Monday, April 06, 2009
EVERYTHING I EVER NEEDED TO KNOW ABOUT LIFE I LEARNED FROM THE DAVY JONES DAVID CASSIDY CONCERT
As many of you know I attended a Davy Jones and David Cassidy concert last week. Yes, let me pause here while you swoon at the mere idea of seeing these two former heart-throbs in person. I know, I know, we can't all be so lucky to live close enough to the kind of venue that attracts this kind of top-notch talent so in case you don't live anywhere near an airport Holiday Inn or the State Fairgrounds, I'll sum up the concert for you and it will be as if you were there with me.
If, by the way, you are asking yourself, "Davy who and David what?" then just never mind. But if you came of age in the late sixties and early seventies then you surely had posters of one or both of these boys on your bedroom wall. Maybe you were even a member of their fan clubs? Surely you read about them in Tiger Beat so no introduction/explanation is needed.
So here's how it went. Originally I had snatched up four tickets thinking there would be a bidding war among my friends to see this concert but what really happened was, umm, not so much. I ended up dragging my daughters and my friend Beth to this concert against ( in varying degrees) their will (Grace was horrified, Lilly intrigued, Beth slightly amused).
We milled about in the lobby admiring the crowd of middle-aged women and the handful of non-middle-aged women and men and children they had forced to accompany them. We saw just four other children. Actually, we saw just four other people under the age of 45.
We had decent seats and mercifully there was no warm-up band. Just a brief introduction to give it up for the "world's greatest tambourine player" and out came Davy Jones singing "Then I Saw Her Face" At first the sight of an old man jumping around and singing that song was disconcerting but within just moments you could tell this was Davy. This was really Davy! He walked like him, gestured like him, sang like him, sounded like him, and yes, even did the "Davy dance" in which he holds his hands up like a hitch-hiker and points his thumbs over his shoulders. It was great!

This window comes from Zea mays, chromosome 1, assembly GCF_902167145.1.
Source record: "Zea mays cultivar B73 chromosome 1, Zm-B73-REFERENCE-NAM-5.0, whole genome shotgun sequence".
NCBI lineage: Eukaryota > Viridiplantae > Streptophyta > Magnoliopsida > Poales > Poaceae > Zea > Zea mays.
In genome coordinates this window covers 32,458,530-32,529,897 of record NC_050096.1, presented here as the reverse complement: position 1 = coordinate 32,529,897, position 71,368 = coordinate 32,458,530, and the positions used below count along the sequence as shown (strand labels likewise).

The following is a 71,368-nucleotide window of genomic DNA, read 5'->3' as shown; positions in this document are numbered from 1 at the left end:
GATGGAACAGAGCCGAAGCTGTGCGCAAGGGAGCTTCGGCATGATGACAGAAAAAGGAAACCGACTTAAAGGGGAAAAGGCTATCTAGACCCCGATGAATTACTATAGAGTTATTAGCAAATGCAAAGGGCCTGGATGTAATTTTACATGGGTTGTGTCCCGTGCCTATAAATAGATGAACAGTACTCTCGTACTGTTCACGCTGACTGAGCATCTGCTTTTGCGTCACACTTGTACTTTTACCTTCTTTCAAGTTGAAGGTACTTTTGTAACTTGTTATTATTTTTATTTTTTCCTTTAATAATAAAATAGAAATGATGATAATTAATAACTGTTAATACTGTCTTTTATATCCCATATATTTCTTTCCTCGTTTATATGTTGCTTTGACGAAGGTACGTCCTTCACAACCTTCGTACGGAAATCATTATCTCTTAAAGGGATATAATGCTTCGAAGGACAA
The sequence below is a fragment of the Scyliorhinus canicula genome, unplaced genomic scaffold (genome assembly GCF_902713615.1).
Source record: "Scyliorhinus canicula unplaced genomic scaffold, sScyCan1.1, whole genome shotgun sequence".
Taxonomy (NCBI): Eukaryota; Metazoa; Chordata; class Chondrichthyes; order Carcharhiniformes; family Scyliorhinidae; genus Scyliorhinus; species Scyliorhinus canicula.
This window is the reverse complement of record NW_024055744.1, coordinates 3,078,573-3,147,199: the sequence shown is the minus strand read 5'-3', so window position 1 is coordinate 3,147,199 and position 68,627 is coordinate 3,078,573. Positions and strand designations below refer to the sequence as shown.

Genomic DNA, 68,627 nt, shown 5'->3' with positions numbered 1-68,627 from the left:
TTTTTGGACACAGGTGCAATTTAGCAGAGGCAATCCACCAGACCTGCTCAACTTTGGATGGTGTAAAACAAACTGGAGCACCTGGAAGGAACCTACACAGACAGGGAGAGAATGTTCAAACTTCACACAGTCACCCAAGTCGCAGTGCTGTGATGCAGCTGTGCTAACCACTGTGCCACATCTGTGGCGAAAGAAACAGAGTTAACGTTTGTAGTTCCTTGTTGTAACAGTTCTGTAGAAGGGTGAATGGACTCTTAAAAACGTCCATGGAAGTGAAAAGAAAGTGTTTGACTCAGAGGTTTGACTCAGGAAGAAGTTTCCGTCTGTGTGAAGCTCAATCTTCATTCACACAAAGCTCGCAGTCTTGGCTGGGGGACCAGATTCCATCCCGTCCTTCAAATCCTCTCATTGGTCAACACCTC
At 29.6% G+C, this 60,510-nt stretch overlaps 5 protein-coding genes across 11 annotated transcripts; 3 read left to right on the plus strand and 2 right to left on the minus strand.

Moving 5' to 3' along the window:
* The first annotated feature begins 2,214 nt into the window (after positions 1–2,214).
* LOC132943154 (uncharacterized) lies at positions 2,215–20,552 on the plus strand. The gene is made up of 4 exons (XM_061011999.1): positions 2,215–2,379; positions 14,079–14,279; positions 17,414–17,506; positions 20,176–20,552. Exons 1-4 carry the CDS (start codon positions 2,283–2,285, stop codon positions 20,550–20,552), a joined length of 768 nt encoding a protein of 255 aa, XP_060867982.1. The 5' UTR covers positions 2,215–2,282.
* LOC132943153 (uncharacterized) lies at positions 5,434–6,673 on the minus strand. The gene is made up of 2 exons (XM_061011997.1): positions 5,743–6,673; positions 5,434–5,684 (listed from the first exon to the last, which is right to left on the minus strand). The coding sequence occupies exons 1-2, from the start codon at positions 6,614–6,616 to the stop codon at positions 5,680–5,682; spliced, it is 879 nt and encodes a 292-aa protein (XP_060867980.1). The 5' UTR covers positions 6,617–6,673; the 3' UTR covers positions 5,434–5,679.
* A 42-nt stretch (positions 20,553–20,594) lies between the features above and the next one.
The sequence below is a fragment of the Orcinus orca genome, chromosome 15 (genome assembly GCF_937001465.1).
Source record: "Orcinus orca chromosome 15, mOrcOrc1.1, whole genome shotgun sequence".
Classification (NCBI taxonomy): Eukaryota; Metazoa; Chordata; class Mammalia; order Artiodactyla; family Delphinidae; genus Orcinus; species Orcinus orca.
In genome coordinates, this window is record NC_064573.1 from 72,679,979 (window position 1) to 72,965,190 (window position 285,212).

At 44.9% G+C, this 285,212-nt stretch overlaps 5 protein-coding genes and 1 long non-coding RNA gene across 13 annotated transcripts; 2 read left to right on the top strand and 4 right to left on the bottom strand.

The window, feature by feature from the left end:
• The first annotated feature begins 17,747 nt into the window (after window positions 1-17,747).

He made lots of self-deprecating jokes about his height ("We just got back from performing in DisneyWorld. I couldn't go on some of the rides.") and his age,("I used to be a heart-throb, now I'm a coronary.") He talked about being a Monkee and how much fun they had going all over the world. He told us he still saw Mickey, Mike, and Peter. He sang a few songs we did not know but that was okay because they were sandwiched in between the old familiar songs we'd all come to hear like "Last Train to Clarksville" and that goofy song he sang to Marcia Brady when he took her to prom. He laughed and said everyone thinks he and Marcia got married and moved to Ohio and have six kids (he did not deny this by the way so you can continue to believe that if it makes you happy.)
Then he finished up with the big guns, "Daydream Believer" and they brought up the houselights and all five hundred of us old broads got up and danced and sang and just for a moment we were all thirteen again and our biggest TV crush of all time was with us. Did I mention it was great? It was.
Then there was an intermission and out came David Cassidy. Now, this man, unlike Davy Jones, was fit and still looked pretty good. As Lilly (10) said, "Is it just because we're sitting so far away or is that old guy still hot?" No, it wasn't just because we were sitting so far away, he was kind of hot. He played his own guitar and played quite well. His first song, "I Can Feel Your Heartbeat" was at first unfamiliar (a new arrangement) but then I could tell that's what it was and a chill went up my spine.